My current obsession with graphic literature continues and I am continually surprised by new works. Kate Evans’ extraordinary book is dark and fascinating and draws you in to the world of The Jungle outside Calais. The Jungle was a sprawling camp full of desperate people escaping their horrors of their home countries. Evans’ visual style and fragmentary storytelling shows the dark and desperation, but more importantly she explores the humanity and even the joy of so many of the people who were not welcomed, had nowhere to go. Their story is here, and it is one of the best antidotes to the xenophobia that drives Brexit and similar forces in France. Read it now.
Ty Burr, The Boston Globe, August 4, 2017
When the term “graphic novel” first came into vogue in the 1980s, it was seen by many as just a fancy-pants name for comic books — a self-conscious way of bootstrapping a lowly medium into social acceptability. If you told someone at a party that you were reading a graphic novel, it betokened not necessarily that you were serious but that you wanted to be perceived as serious. It was a pose, a dodge, a pretention — no matter that works like Art Spiegelman’s Pulitzer Prize-winning “Maus,” Marjane Satrapi’s “Persepolis,” and Alison Bechdel’s “Fun Home” were and are terrifically rich reads that wouldn’t work as well as they do in any other format (and, yes, I’m a fan of “Fun Home” the Broadway smash).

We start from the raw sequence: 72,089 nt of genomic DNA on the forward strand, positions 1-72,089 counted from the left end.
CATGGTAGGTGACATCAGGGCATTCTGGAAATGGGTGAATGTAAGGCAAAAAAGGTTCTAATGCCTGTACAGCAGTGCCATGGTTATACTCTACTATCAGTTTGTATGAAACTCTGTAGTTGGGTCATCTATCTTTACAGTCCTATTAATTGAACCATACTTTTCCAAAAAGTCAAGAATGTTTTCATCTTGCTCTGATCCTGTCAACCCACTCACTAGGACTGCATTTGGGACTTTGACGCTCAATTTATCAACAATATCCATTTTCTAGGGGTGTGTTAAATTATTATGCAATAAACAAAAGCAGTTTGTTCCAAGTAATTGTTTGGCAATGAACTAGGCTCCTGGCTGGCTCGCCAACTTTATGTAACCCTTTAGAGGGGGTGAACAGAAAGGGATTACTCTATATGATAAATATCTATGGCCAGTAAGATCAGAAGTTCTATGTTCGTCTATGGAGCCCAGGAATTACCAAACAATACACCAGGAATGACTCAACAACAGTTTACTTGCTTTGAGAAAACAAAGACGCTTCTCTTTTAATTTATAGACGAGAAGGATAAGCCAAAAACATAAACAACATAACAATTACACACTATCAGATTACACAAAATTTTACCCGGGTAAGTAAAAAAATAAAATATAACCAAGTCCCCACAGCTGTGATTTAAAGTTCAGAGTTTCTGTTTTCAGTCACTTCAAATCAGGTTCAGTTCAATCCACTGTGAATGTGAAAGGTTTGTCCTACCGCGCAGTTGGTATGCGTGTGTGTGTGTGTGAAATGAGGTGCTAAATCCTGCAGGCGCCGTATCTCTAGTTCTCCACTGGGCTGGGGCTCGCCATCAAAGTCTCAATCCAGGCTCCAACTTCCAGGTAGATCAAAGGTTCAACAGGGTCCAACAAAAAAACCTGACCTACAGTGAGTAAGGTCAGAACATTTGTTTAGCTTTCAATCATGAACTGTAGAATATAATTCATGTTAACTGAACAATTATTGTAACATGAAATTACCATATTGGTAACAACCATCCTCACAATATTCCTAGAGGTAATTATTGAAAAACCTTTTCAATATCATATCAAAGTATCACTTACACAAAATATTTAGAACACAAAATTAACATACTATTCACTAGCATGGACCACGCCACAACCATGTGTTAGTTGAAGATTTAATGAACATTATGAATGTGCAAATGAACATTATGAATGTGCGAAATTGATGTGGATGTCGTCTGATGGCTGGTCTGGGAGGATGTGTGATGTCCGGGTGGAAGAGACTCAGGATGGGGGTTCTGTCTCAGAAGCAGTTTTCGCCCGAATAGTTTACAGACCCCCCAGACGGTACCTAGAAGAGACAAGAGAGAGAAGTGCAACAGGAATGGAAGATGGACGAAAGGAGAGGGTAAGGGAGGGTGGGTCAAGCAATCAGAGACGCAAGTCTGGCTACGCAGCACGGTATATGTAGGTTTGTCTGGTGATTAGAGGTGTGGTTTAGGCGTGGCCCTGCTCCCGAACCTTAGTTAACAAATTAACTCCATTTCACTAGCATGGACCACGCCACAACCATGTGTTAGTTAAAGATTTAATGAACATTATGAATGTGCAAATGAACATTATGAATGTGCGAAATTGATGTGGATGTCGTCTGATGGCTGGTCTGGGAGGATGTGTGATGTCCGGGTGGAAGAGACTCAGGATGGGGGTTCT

Imagine Wanting Only This by Kristen Radtke
Flammable by Gabrielle Bell
Japanese Notebooks by Igort
Songy in Paradise by Guy Panter
Giant Days by John Allison
Solid State by Jonathan Coulton
Threads From the Refugee Club by Kate Evans
The Unbeatable Squirrel Girl by Ryan North and Erica Henderson
Boundless by Jillian Tamaki